Phenomenon based learning In Phenomenon Based Learning (PhenoBL) and teaching, holistic real-world phenomena provide the starting point for learning. The phenomena are studied as complete entities, in their real context, and the information and skills related to them are studied by crossing the boundaries between subjects. Phenomena are holistic topics like human, European Union, media and technology, water or energy.The starting point differs from the traditional school culture divided into subjects, where the things studied are often split into relatively small, separate parts (decontextualisation). Phenomenon-based structure in a curriculum also actively creates better opportunities for integrating different subjects and themes as well as the systematic use of pedagogically meaningful methods, such as inquiry learning, problem-based learning, project learning and portfolios.
Sea Shepherd Did to a Swimming Pool What Humans Do to the Oceans Plastic pollution is recognized as a massive, global environmental issue, responsible for the deaths of over a million marine animals each year. It is a danger to all marine life including birds, sharks, turtles and marine mammals, causing injury and death through drowning, entanglement, or starvation following ingestion. It is also a danger to human life. On Earth Day on April 22, 2016, Sea Shepherd Global teamed-up with Shanghai-based creative agency, Fred & Farid, to shine a spotlight on the massive issue of plastic pollution in our oceans. Brown Fat, White Fat, Good Fat, Bad Fat Caption: Brown fat cells (stained brown with antibodies against the brown fat-specific protein Ucp1) nestled in amongst white fat cells.Credit: Patrick Seale, University of Pennsylvania School of Medicine Fat has been villainized; but all fat was not created equal. Our two main types of fat—brown and white—play different roles. Now, two teams of NIH-funded researchers have enriched our understanding of adipose tissue. The first team discovered the genetic switch that triggers the development of brown fat , and the second figured out how the body can recruit white fat and transform it into brown . Why would we want to change white fat into brown?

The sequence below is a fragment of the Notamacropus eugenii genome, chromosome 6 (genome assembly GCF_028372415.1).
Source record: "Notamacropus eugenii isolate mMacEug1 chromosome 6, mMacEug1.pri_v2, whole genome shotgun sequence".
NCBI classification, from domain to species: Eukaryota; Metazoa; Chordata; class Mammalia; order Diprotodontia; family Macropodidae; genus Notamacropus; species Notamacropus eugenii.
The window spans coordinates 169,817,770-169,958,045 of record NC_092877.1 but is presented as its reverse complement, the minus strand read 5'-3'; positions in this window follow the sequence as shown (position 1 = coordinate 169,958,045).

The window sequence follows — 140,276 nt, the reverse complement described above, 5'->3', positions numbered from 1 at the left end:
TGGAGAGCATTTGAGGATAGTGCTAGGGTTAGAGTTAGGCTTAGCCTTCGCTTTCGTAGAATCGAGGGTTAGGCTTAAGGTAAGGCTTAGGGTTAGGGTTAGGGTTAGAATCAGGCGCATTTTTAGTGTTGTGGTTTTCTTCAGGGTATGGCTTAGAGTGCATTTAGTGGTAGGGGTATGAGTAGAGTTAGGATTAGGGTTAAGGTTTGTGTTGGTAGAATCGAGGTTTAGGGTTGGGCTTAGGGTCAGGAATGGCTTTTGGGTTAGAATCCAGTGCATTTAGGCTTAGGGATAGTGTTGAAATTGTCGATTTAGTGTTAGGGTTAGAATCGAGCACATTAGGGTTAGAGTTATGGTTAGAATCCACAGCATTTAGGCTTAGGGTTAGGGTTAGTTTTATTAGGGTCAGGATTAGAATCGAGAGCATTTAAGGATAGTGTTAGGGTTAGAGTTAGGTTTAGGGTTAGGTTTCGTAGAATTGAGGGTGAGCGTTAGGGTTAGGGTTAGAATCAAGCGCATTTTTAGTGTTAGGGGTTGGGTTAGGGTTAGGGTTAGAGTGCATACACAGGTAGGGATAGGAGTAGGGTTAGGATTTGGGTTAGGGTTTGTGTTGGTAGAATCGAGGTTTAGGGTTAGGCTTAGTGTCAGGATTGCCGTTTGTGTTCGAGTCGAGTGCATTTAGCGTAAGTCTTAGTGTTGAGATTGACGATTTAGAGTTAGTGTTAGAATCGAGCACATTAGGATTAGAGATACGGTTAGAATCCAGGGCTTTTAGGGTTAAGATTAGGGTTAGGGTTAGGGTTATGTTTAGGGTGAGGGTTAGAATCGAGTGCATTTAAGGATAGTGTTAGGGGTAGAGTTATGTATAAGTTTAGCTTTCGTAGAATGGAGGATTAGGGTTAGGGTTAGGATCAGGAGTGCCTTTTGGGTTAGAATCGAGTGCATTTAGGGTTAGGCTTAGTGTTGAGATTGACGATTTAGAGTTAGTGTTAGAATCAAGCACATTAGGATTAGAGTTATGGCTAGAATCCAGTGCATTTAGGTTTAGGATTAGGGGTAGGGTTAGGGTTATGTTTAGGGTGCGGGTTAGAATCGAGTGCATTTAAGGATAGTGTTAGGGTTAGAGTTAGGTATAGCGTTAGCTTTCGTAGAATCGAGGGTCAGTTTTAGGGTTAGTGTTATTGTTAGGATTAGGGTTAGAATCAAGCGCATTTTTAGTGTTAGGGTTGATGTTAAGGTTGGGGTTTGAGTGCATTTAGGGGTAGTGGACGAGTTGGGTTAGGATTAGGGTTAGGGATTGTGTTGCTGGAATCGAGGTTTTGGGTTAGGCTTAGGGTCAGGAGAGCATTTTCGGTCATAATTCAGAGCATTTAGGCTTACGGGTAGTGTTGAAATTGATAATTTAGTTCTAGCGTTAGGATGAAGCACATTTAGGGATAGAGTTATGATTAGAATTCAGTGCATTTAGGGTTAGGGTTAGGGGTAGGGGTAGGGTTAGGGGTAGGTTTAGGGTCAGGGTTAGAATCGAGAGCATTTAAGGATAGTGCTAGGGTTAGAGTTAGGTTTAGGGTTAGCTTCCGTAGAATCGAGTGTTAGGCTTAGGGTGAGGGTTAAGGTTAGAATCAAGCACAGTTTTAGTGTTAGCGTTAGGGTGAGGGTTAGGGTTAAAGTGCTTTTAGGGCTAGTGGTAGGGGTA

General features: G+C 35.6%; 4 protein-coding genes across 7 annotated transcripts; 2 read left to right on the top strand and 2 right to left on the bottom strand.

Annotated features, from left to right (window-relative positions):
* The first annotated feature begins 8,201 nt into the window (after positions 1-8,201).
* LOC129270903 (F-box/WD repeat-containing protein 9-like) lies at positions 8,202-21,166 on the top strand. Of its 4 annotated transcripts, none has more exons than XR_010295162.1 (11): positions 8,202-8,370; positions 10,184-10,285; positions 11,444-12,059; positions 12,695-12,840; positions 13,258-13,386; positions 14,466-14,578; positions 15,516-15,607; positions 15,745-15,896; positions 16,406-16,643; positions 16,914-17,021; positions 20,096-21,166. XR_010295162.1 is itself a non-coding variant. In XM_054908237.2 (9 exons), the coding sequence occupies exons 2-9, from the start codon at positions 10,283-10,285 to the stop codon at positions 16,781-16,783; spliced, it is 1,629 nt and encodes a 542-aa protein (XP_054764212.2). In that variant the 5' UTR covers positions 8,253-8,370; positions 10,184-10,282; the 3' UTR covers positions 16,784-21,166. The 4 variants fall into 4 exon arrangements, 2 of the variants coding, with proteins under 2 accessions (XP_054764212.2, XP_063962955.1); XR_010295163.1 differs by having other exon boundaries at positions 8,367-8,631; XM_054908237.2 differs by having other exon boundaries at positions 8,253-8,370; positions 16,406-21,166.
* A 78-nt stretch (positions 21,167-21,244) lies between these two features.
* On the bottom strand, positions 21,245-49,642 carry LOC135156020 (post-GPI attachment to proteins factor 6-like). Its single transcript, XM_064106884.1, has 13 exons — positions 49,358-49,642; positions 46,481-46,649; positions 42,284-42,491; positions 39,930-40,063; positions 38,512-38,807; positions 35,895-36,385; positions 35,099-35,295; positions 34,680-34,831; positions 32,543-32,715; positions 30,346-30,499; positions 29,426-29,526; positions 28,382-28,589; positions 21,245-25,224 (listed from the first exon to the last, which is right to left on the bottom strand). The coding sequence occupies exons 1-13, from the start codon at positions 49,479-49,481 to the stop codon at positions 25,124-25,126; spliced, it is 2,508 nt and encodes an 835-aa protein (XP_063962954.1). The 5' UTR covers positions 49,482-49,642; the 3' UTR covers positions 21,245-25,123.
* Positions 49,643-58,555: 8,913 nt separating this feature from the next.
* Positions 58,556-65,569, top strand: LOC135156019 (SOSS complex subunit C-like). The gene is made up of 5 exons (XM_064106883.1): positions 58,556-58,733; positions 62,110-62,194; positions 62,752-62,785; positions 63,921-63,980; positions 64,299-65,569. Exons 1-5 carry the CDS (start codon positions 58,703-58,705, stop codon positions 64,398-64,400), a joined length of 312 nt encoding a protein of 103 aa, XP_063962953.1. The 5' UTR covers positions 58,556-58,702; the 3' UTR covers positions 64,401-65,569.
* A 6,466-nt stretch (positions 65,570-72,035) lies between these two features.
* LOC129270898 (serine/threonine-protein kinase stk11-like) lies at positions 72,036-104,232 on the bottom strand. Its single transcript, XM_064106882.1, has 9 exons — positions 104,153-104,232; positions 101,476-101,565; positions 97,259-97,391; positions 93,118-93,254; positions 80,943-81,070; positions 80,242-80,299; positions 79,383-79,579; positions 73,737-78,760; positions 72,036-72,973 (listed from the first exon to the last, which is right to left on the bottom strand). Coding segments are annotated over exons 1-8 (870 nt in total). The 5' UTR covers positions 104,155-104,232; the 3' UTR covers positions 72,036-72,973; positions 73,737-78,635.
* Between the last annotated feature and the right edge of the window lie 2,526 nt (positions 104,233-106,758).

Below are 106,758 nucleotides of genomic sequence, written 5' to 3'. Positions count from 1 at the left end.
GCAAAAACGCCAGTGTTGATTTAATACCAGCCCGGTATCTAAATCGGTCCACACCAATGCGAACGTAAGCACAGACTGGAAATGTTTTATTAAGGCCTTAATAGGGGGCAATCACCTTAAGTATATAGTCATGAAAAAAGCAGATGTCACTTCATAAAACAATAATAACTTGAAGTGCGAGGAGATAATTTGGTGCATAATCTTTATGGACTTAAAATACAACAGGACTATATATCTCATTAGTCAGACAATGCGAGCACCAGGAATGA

Using Phenomena To Engage Students In Science NGSS Register Now and join a community of a million educators. Take 30 seconds to register (it's free!) and: Access our downloadable Back To School Starter PacksComment on videosGet help - and help others - in our Q&A section Video for the English classroom For the language teacher, YouTube may be nothing less than one of the best sources of material the classroom has ever seen. In this article, I would like to share 12 clips that I have used in my own classroom. I hope that each clip will be representative of a type of video that may be of particular interest to language teachers. Note: In this article, we will be examining a number of clips that are hosted on the video-sharing site YouTube. Unfortunately, the site is blocked in a number of countries and in such cases the clips will not be accessible.
: Carcinogens and mutagens A carcinogen is a substance that may cause cancer or increase its incidence by inhalation, ingestion or skin absorption. Cancer is a disease characterized by uncontrolled growth and division of cells. These cells have the ability to invade the organ where they originate, to travel through the blood and lymph fluid to other organs and grow in them. Science Xplained Science Xplained is a collection of video podcasts that tell the stories of the science behind everyday topics. Dr. Ainissa G. Ramirez, self-proclaimed science evangelist and associate professor of mechanical engineering and materials science at Yale University, is the dynamic host of the series. Filter Resources by Grade: Forget John Lewis, this is the saddest Christmas ad you'll ever see Handkerchiefs at the ready: the German supermarket chain Edeka has aired a Christmas ad that could top John Lewis’s “Man on the Moon” as this season’s biggest tear-jerker. In the ad, which has been viewed on YouTube almost 10m times, a lonely old man comes up with drastic measures to bring his family together: he fakes his own death. It starts with the man, played by British actor Arthur Nightingale, receiving a voicemail from his daughter telling him that, once again, the family won’t make it home for Christmas. He sits alone at the dinner table, enduring yet another lonely Christmas. In the next scene, his children, all busy in daily life, get the news that their father has died.
NSTA Formative Science Probes Upload Our Class Homepage maxclassonline Loading... Mexican doodles I never had a class that didn’t ask if I wear a kilt when I am in my country. I wonder if Mexican teachers working away from home get asked the same thing about sombreros. This is a silly game that I remember from my childhood. I really hope my Mexican friends forgive me for taking advantage of their national dress stereotype in the name of grammar teaching. Chemical & Engineering News: What's That Stuff? You might ask yourself... What's That Stuff? Ever wondered about what's really in hair coloring, Silly Putty, Cheese Wiz, artificial snow, or self-tanners?